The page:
NotPetya/GoldenEye back in the spotlight: UK officially points finger to Kremlin for June 2017 cyberattack

2017 has already gone down as the worst year on record from a cybersecurity standpoint. But the world is still not over the two infamous attacks deployed by hackers in May (WannaCry) and June (NotPetya/Goldeneye) of last year, which together dealt billions of dollars’ worth of damages to victims worldwide.

After conducting scrupulous assessments in the wake of June’s NotPetya/GoldenEye pandemic, the UK’s cybersecurity watchdog claims it knows Russia was behind it. And it wants Russia to know it is not having it anymore.

A letter signed by the Foreign & Commonwealth Office, National Cyber Security Centre, and Lord Ahmad of Wimbledon reads:

“The UK’s National Cyber Security Centre assesses that the Russian military was almost certainly responsible for the destructive NotPetya cyber-attack of June 2017. Given this is the highest level of assessment and the broader context, the UK government has made the judgement that the Russian government was responsible for this cyber-attack.”

“The attack masqueraded as a criminal enterprise but its purpose was principally to disrupt. Primary targets were Ukrainian financial, energy and government sectors. Its indiscriminate design caused it to spread further, affecting other European and Russian business.”

Ahmad said the UK Government “judges” that the malware was crafted and subsequently deployed by none other than the Russian military, adding that “The attack showed a continued disregard for Ukrainian sovereignty. Its reckless release disrupted organisations across Europe costing hundreds of millions of pounds” – a figure already circulated by the media after victims released financial statements mentioning the losses incurred by the attack.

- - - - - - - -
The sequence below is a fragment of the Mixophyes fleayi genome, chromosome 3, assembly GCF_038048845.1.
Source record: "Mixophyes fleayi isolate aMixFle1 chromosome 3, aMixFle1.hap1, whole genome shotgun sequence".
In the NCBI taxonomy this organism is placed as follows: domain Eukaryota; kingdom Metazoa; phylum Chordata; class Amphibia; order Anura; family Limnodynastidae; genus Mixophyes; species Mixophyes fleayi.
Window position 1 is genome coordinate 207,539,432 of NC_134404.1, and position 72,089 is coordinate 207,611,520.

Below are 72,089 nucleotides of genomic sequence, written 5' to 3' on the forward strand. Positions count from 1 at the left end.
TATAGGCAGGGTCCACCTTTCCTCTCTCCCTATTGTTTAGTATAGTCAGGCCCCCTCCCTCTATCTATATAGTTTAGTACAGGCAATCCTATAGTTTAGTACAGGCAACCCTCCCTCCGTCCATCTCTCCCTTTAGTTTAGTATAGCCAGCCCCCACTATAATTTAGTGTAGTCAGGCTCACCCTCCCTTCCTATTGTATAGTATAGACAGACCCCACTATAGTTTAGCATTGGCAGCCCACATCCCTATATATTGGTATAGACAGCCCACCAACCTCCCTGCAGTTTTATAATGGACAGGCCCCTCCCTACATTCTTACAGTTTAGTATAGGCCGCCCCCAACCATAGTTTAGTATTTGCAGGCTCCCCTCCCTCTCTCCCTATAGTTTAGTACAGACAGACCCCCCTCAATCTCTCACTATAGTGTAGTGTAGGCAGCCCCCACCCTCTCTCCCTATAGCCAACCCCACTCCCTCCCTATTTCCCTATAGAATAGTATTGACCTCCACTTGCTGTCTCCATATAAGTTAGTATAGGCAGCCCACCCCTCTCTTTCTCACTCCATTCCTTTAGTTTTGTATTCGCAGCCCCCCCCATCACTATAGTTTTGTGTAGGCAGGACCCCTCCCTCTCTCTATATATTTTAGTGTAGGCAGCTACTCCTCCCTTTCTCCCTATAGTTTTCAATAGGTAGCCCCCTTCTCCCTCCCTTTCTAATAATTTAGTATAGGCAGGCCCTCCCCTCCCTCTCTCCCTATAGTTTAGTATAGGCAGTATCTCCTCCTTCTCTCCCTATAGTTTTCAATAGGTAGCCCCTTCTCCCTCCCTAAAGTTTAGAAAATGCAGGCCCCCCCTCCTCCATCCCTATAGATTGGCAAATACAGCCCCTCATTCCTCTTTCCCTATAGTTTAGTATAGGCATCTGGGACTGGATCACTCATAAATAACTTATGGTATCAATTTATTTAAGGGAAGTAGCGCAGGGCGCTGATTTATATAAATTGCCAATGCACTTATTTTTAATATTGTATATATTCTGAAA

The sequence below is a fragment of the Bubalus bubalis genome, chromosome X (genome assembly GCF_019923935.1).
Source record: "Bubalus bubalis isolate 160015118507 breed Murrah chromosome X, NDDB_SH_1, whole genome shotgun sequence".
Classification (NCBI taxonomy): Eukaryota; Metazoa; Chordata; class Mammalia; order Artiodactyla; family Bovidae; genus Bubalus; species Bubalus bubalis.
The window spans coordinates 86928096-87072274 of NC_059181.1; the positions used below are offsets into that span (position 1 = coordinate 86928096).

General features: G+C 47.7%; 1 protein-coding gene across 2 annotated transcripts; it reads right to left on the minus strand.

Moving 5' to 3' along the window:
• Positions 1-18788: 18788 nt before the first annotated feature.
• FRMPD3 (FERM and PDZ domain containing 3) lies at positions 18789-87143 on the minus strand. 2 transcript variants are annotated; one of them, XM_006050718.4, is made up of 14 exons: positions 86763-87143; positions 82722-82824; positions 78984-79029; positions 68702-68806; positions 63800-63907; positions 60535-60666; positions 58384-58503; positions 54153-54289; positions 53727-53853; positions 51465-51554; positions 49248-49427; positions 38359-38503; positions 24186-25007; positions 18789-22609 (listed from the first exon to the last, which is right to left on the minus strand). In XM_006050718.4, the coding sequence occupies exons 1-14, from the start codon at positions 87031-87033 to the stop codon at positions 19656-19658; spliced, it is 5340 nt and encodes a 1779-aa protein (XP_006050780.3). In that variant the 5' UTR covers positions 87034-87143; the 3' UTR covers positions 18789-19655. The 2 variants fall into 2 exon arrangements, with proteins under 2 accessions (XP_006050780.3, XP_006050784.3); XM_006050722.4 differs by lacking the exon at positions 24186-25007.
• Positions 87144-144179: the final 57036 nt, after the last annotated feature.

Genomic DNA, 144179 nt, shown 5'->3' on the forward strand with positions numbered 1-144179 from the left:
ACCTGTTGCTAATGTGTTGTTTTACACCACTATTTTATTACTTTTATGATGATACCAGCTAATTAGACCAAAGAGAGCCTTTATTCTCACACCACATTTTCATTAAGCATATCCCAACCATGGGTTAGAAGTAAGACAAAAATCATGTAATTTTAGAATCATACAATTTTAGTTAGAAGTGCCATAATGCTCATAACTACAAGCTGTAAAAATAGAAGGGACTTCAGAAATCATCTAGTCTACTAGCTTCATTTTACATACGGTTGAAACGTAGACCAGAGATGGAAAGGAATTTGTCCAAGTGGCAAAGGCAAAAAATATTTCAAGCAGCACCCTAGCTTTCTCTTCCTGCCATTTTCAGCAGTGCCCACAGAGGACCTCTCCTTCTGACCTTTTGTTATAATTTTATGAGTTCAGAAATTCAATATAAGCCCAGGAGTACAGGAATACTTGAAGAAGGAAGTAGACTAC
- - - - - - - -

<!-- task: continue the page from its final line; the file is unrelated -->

As avid readers might remember, NotPetya/ GoldenEye’s total financial damage was ultimately calculated at over 1 billion US Dollars.

“The Kremlin has positioned Russia in direct opposition to the West yet it doesn’t have to be that way,” Ahmad continues his denunciatory message. “… The United Kingdom is identifying, pursuing and responding to malicious cyber activity regardless of where it originates, imposing costs on those who would seek to do us harm.”

Most cybersecurity experts agree that NotPetya/GoldenEye was merely crafted to work like ransomware but was instead primarily aimed at destabilizing Ukraine – not necessarily to turn a profit for the attackers.

After hitting Ukraine, the malware spread to several other European countries (including the UK), disrupting international power distributors, pharmaceutical companies, banks, advertisers, law firms, public transport, even airports.

The UK is not at its first warning that it will respond accordingly when faced with such mischievousness. Eight months ago, the country’s defense secretary Sir Michael Fallon  threatened to deploy “air, land, sea or cyber space” attacks onto hackers caught infiltrating British government systems.

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